US – #WeeklyAddress: February 12 – 18: Press Secretary tells reporters they “put national security at risk”

first_img to go further Facebook’s Oversight Board is just a stopgap, regulation urgently needed, RSF says News June 3, 2021 Find out more News United StatesAmericas Receive email alerts Help by sharing this information News RSF_en June 7, 2021 Find out more WhatsApp blocks accounts of at least seven Gaza Strip journalists United StatesAmericas Below are the most notable incidents regarding threats to press freedom in the US during the week of February 12-18: Follow the news on United States NSO Group hasn’t kept its promises on human rights, RSF and other NGOs say February 20, 2018 US – #WeeklyAddress: February 12 – 18: Press Secretary tells reporters they “put national security at risk” Organisation White House Press Secretary says reporters “put national security at risk” During a White House press briefing on February 12, Press Secretary Sarah Sanders blamed reporters for publishing classified information that “put[s] national security at risk”. The press briefing, which originally focused on President Trump’s infrastructure plan, led to questions over the recent accusations against former White House aide Rob Porter, who reportedly physically abused his ex-wives. Reporters attempted to question the White House about keeping Porter on as staff, despite reports that he never received full security clearance, and that chief of staff John F. Kelly knew about the reported abuse as early as fall of last year. Sanders lashed out against the media: “If you guys have real concerns about leaking out classified information, look around this room. You guys are the ones that publish classified information and put national security at risk that doesn’t come from this White House.” Sanders is known to get into quarrels with reporters during press briefings, accusing the press of intentionally “misleading the American people.” Washington Post reports it’s been more than 363 days since the president held a press conference The Washington Post reported on February 13 that President Trump has held only three press conferences since he won the Republican nomination in July 2016, and more than 360 days had elapsed since his last conference. One took place in July 2016 when Trump was a general-election candidate, another took place in January 2017 when Trump was president-elect, and the latest one was held in February 2017 just after Trump took office. However, Politico’s Jason Schwartz reported in October 2017 that President Trump is more media-accessible than former president Barack Obama; “Trump shun[s] the traditional, formal press conference normally associated with the presidency in favor of more freewheeling, impromptu exchanges.” Trump’s hostile attitude towards the press could account for his unwillingness to hold more regular news conferences. He has repeatedly criticized news outlets and individual journalists on Twitter, and even put out “fake news” awards at the beginning of last month. After new indictments were issued in relation to the Russia investigation, Trump goes on anti-media twitter tirade On February 17, President Trump went on a Twitter rampage against the media and how networks have been covering the recent Russia collusion updates. Trump was referring to the charges spelled out in a 37-page indictment issued on Friday against 13 Russian nationals and three businesses as a result of special counsel Robert Mueller’s ongoing investigation.Trump’s tweets targeted the “Fake News Media”. He also retweeted another anti-CNN cartoon that shows an elderly CNN anchor Wolf Blitzer continuing to report on the Russian collusion in 2038, without having proven anything to that effect. The Twitter account from which this cartoon originated was suspended, yet Trump’s retweet still remains on his feed.The United States ranks 43rd out of 180 countries in RSF’s 2017 World Press Freedom Index after falling 2 places in the last year.For the latest updates, follow RSF on twitter @RSF_en. News April 28, 2021 Find out morelast_img read more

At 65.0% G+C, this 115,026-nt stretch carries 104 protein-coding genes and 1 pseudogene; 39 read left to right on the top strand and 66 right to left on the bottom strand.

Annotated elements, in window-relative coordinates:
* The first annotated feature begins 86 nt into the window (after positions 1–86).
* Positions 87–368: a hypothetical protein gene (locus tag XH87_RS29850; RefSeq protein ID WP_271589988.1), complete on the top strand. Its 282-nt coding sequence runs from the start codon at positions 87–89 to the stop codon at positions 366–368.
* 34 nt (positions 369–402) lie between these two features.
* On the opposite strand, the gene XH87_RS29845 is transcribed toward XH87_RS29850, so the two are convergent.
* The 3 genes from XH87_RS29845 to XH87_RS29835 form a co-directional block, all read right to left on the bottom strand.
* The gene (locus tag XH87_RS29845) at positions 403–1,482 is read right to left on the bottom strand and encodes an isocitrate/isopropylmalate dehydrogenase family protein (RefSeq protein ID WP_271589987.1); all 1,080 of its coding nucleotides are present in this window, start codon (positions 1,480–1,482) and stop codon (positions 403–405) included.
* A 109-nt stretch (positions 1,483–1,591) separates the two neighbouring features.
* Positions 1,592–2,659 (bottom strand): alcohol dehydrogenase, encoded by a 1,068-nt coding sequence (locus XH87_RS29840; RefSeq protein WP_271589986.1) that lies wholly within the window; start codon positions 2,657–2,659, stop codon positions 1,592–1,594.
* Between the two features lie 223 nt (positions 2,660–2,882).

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What were you doing on 18 September 2001?

first_img RSF_en Follow the news on Eritrea News Organisation Prisoner of Conscience Since 2001 – Why has Sweden not managed to bring Dawit Isaak home? News Eritrea cut itself off from the world five years ago today. While the world’s attention was still totally absorbed by the 9/11 attacks in New York and Washington of the previous week, President Issaias Afeworki shut down Eritrea’s privately-owned press on 18 September 2001. The round-ups began five days later. Hundreds of government opponents are still in prison. At least 13 journalists are still being held somewhere in the country’s detention centres. Reporters Without Borders calls on African newspapers to publish articles this week about what is one of Africa’s biggest political tragedies of the last 50 years.What were you doing on 18 September 2001?On that day you were probably still reeling from the horrific scenes of passenger jets being flown into the World Trade Centre in New York and the Pentagon in Washington. You were still discussing it with your family, friends and colleagues. And you had no idea that one of Africa’s biggest political dramas of the past half-century was unfolding in the continent’s northeastern corner, in a small country beside the Red Sea.On 18 September 2001, Eritrean President Issaias Afeworki ordered the closure of all of the privately-owned press, silencing all of the country’s independent publications in one fell swoop. Asmara, a city until then praised in songs for its dolce vita, was stunned. The raids began five days later, on 23 September. Within hours, the capital was turned into a hunting ground for the political police. Some of the country’s most brilliant journalists hid in cellars. Government opponents and presidential rivals were thrown into police trucks and locked up in the city’s police stations. Some had the courage and energy to flee on foot and eventually reached refugee camps in Sudan. Others, such as poet and playwright Fessehaye Yohannes, got tired of living like hunted animals and wanted to show their solidarity with their independent journalist colleagues, so they turned themselves in to the police. A former newspaper editor who is now a political refugee in Sweden says: “It was the end of all our hopes.”18-23 September 2001 – a black week in the history of press freedom in AfricaWhat happened to push Eritrea over the edge after a decade of independence? The president promised elections, but none were held. The president promised civil and political liberties, but the police targeted anyone on the least pretext. With the second war with Ethiopia barely over, the independent press relayed the calls for democratisation being made by 15 senior ruling party officials, known as the Group of 15. But all that came to a sudden end five years ago, on 18 September 2001.Since that date, nothing has happened in Eritrea without President Afeworki knowing about it. There are no longer any independent publications. For news, the population has to rely on Soviet-style government media and a few foreign radio stations whose signals can be received in Asmara.Along with the hundreds of government opponents, 13 journalists are languishing somewhere in the country’s prisons and detention centres. Their names are Dawit Isaac, Fessehaye Yohannes, Yusuf Mohamed Ali, Mattewos Habteab, Dawit Habtemichael, Medhanie Haile, Temesgen Gebreyesus, Emanuel Asrat, Said Abdulkader, Seyoum Tsehaye, Hamid Mohamed Said, Saidia Ahmed and Saleh Al Jezaeeri. The few Eritreans who have managed to flee the country after being released from detention say conditions are terrible. Prisoners are locked up in metal containers inside military camps. Some are tortured. Mercury is poured in their ears. None of them has been tried, or has seen a lawyer or has been allowed family visits. We do not even know if they are still alive. Each year, the government repeats that they are “traitors to the motherland” or “spies for Ethiopia.” Since 2001, parliamentarians have supposedly been preparing a report on their “crimes.”The Eritrean government no longer listens to anyone. Nobody has been able to make it see reason. Only international public opinion has enough influence to achieve this.Reporters Without Borders RSF urges Swedish judicial authorities to reverse Dawit Isaak decision EritreaAfrica April 14, 2021 Find out more January 13, 2021 Find out more to go further EritreaAfrica News Receive email alerts Eritrea cut itself off from the world five years ago today. While the world’s attention was still totally absorbed by the 9/11 attacks in New York and Washington of the previous week, President Issaias Afeworki shut down Eritrea’s privately-owned press on 18 September 2001. At least 13 journalists are still being held somewhere in the country’s detention centres. Swedish prosecutors again refuse to investigate Dawit Isaak case September 18, 2006 – Updated on January 20, 2016 What were you doing on 18 September 2001? Reports Help by sharing this information October 27, 2020 Find out morelast_img read more